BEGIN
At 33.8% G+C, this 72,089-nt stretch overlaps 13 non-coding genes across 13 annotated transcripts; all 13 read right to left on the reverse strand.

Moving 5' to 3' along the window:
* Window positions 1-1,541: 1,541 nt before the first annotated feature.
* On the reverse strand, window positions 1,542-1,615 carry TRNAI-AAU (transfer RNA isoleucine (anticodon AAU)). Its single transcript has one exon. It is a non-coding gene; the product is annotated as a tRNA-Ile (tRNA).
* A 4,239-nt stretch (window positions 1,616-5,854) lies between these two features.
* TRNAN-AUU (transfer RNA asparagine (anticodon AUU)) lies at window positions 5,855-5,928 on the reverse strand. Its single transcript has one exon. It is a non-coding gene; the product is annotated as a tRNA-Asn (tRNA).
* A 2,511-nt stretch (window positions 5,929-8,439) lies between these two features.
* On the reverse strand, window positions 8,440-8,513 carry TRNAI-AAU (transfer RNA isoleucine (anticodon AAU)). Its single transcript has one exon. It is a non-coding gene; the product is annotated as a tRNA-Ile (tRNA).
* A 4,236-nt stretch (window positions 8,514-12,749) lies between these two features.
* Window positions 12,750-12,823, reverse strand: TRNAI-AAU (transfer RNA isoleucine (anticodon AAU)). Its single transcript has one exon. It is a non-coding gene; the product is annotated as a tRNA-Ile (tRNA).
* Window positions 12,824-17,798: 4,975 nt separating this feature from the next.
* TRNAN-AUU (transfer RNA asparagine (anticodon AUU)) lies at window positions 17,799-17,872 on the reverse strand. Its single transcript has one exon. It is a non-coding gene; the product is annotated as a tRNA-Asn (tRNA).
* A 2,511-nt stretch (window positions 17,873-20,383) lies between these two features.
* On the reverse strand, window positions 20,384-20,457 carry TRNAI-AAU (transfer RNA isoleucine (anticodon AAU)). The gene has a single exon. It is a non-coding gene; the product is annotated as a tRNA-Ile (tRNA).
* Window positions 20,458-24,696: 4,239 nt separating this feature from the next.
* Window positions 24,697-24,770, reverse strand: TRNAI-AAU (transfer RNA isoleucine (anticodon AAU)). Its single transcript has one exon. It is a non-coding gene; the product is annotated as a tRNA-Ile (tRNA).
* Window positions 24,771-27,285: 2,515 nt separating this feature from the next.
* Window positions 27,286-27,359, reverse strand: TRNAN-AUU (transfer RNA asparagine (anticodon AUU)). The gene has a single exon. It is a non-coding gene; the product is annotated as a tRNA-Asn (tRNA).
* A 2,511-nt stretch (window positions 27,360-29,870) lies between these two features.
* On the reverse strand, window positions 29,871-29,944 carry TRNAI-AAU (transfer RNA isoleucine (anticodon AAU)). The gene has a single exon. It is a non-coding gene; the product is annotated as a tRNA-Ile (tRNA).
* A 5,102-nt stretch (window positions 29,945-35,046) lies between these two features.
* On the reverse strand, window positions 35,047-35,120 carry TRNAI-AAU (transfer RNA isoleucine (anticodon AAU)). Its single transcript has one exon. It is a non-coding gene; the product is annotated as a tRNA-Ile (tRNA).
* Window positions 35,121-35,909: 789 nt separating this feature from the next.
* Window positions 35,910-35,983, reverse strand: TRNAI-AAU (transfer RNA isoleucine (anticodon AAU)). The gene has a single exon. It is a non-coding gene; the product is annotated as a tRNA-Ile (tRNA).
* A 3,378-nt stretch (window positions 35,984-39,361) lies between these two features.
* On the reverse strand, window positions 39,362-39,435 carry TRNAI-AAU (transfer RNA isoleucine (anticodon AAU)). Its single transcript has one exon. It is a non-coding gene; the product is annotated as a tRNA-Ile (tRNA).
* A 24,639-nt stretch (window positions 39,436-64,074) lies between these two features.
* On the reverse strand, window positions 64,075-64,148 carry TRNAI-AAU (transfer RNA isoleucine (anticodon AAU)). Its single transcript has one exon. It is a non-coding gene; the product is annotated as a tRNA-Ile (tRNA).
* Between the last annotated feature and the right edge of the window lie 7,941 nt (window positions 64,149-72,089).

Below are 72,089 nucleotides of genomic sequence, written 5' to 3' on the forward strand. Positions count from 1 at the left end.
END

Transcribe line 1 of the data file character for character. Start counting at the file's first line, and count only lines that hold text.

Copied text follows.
At 33.8% G+C, this 72,089-nt stretch overlaps 13 non-coding genes across 13 annotated transcripts; all 13 read right to left on the reverse strand.